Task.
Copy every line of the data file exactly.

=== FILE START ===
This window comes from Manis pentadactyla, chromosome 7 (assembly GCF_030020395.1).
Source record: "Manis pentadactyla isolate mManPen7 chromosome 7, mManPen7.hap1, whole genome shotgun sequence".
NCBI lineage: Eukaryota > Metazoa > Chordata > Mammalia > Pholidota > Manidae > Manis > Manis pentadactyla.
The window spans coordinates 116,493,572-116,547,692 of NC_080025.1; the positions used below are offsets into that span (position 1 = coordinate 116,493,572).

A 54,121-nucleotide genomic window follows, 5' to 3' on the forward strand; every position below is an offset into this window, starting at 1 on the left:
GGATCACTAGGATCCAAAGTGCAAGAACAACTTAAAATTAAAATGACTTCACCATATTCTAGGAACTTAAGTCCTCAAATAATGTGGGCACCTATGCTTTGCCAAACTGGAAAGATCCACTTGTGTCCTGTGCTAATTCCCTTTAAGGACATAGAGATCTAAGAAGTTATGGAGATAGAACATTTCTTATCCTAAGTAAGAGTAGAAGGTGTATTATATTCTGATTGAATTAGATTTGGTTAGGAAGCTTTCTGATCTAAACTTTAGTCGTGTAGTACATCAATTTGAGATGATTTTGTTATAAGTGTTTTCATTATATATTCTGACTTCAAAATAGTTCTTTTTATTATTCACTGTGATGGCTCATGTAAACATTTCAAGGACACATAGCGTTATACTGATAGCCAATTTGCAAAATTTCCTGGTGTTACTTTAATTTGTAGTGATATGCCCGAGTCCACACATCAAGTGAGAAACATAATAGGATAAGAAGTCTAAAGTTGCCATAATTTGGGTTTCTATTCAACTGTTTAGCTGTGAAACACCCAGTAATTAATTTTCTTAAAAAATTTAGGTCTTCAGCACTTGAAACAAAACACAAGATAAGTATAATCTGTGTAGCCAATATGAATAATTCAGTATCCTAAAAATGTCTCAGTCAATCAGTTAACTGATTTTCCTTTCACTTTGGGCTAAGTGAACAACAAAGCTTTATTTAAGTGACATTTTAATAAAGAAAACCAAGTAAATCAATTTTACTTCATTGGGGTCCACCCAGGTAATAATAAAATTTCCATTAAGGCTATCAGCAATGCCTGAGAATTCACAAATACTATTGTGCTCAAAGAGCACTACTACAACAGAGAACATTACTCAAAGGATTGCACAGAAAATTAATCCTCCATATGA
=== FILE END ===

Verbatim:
This window comes from Manis pentadactyla, chromosome 7 (assembly GCF_030020395.1).
Source record: "Manis pentadactyla isolate mManPen7 chromosome 7, mManPen7.hap1, whole genome shotgun sequence".
NCBI lineage: Eukaryota > Metazoa > Chordata > Mammalia > Pholidota > Manidae > Manis > Manis pentadactyla.
The window spans coordinates 116,493,572-116,547,692 of NC_080025.1; the positions used below are offsets into that span (position 1 = coordinate 116,493,572).

A 54,121-nucleotide genomic window follows, 5' to 3' on the forward strand; every position below is an offset into this window, starting at 1 on the left:
GGATCACTAGGATCCAAAGTGCAAGAACAACTTAAAATTAAAATGACTTCACCATATTCTAGGAACTTAAGTCCTCAAATAATGTGGGCACCTATGCTTTGCCAAACTGGAAAGATCCACTTGTGTCCTGTGCTAATTCCCTTTAAGGACATAGAGATCTAAGAAGTTATGGAGATAGAACATTTCTTATCCTAAGTAAGAGTAGAAGGTGTATTATATTCTGATTGAATTAGATTTGGTTAGGAAGCTTTCTGATCTAAACTTTAGTCGTGTAGTACATCAATTTGAGATGATTTTGTTATAAGTGTTTTCATTATATATTCTGACTTCAAAATAGTTCTTTTTATTATTCACTGTGATGGCTCATGTAAACATTTCAAGGACACATAGCGTTATACTGATAGCCAATTTGCAAAATTTCCTGGTGTTACTTTAATTTGTAGTGATATGCCCGAGTCCACACATCAAGTGAGAAACATAATAGGATAAGAAGTCTAAAGTTGCCATAATTTGGGTTTCTATTCAACTGTTTAGCTGTGAAACACCCAGTAATTAATTTTCTTAAAAAATTTAGGTCTTCAGCACTTGAAACAAAACACAAGATAAGTATAATCTGTGTAGCCAATATGAATAATTCAGTATCCTAAAAATGTCTCAGTCAATCAGTTAACTGATTTTCCTTTCACTTTGGGCTAAGTGAACAACAAAGCTTTATTTAAGTGACATTTTAATAAAGAAAACCAAGTAAATCAATTTTACTTCATTGGGGTCCACCCAGGTAATAATAAAATTTCCATTAAGGCTATCAGCAATGCCTGAGAATTCACAAATACTATTGTGCTCAAAGAGCACTACTACAACAGAGAACATTACTCAAAGGATTGCACAGAAAATTAATCCTCCATATGA